In this work, a feasibility study has been conducted to determine if gas-hollow-tungsten-arc (GHTA) can be used for welding purposes in space. As described in the previous paper, the GHTA-method has been tested in a simulated space environment using aircraft. The test result shows that the method is very promising as a welding process in space. In this paper, some fundamental characteristics of GHTA in vacuum chamber, such as ignition voltage and arc voltagecurrent characteristic, have been made clear and the results of melting test on stainless steel plate by GHTA-method have been compared with the case by a conventional GTA (gas tungsten arc)-method under atmospheric pressure. The results are summarized as follows, (1) The ignition voltage of GHTA depends on the ambient pressure : P, and the voltage is minimized under condition of P=26.6 [Pa] (2) The arc voltage-current characteristic of GHTA is nearly equal to that of GTA under atmospheric pressure. (3) The penetration shape by GHTA-method is quite different from that by GTA-method under atmospheric pressure. The GHTA method is characterized by shallow and wide penetration. (4) The current distribution on anode surface of GHTA is extremely diffused, and the anode area increases with the arc-length. (5) The diffused anode, which means diffused heat source, gives a satisfactory explanation for the shallow penetration in the GHTA-method.
To determine the correct welding current as function of the geometrical condition of groove incorporating deviations from prescribed standard groove shape, a quantity termed "joint capacity" was introduced, using which, linear expressions have been established relating the groove geometry to welding current and speed. The empirical relation thus derived gave results agreeing well with the expression given by A.A. Wells relating total heat input to quantity of electrode melting. These simple linear expressions enable active control of welding parameters for maintaining uniform reverse bead in automated welding process which produce defect free weld.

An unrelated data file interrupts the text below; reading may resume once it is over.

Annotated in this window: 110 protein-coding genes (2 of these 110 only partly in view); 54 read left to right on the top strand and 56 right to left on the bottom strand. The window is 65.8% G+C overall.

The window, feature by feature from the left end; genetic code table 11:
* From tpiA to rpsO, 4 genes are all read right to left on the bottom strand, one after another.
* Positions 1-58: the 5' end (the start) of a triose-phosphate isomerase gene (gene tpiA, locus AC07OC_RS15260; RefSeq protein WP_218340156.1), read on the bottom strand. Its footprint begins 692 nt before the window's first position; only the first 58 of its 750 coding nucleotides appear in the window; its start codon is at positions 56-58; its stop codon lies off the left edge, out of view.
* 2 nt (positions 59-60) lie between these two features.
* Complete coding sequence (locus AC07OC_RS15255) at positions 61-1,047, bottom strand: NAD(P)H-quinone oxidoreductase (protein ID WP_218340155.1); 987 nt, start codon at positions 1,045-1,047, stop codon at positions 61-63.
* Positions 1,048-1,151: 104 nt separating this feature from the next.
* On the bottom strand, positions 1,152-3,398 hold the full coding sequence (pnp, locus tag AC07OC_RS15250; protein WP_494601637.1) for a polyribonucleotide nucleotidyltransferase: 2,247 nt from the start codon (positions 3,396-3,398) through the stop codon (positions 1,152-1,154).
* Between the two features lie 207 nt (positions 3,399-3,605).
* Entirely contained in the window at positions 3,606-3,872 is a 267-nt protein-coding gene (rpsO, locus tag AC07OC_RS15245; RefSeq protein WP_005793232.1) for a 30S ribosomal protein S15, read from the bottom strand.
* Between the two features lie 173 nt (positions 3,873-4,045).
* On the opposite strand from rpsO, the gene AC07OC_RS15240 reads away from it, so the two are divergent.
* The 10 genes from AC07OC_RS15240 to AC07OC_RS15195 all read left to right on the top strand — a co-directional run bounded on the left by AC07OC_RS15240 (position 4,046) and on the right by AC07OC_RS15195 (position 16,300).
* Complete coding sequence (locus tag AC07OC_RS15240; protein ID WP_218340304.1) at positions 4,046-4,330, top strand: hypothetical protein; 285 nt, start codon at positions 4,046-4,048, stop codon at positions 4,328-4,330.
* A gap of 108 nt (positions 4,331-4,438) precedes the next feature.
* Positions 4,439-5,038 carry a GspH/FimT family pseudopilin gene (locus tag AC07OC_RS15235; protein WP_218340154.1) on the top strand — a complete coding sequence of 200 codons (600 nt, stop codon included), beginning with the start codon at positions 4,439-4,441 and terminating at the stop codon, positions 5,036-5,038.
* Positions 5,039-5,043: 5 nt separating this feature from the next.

A laser diode beam detector system has been devised to detect the position of groove axis and to discern the groove geometry. The signals from this sensor are fed into an automated control system incorporating micro-computer storing the expressions which calculate correct welding parameters for deviating weld groove. And relating the input from monitoring sensor, the control system gives commands for automated operations to the welding unit. A prototype machine has been utilized for actual welding work, and has proved to ensure weldments requiring no remedial operation.
Weld bead shape control is necessary for adequate welded structure performance when used under repetitive load. Bead shape occasionally deviates even when using automatic welding equipment because of changes in welding conditions such as the shape of the weld groove. A system for measuring the bead shape and controlling welding conditions during welding is thus required. Such a system will further upgrade the weld quality and welding efficiency. The effect of the root gap, a weld groove shape factor, on welding conditions and the bead shape were studied to work out a suitable bead shape control algorithm for an automatic bead shape control system to be used aluminium alloy butt welding.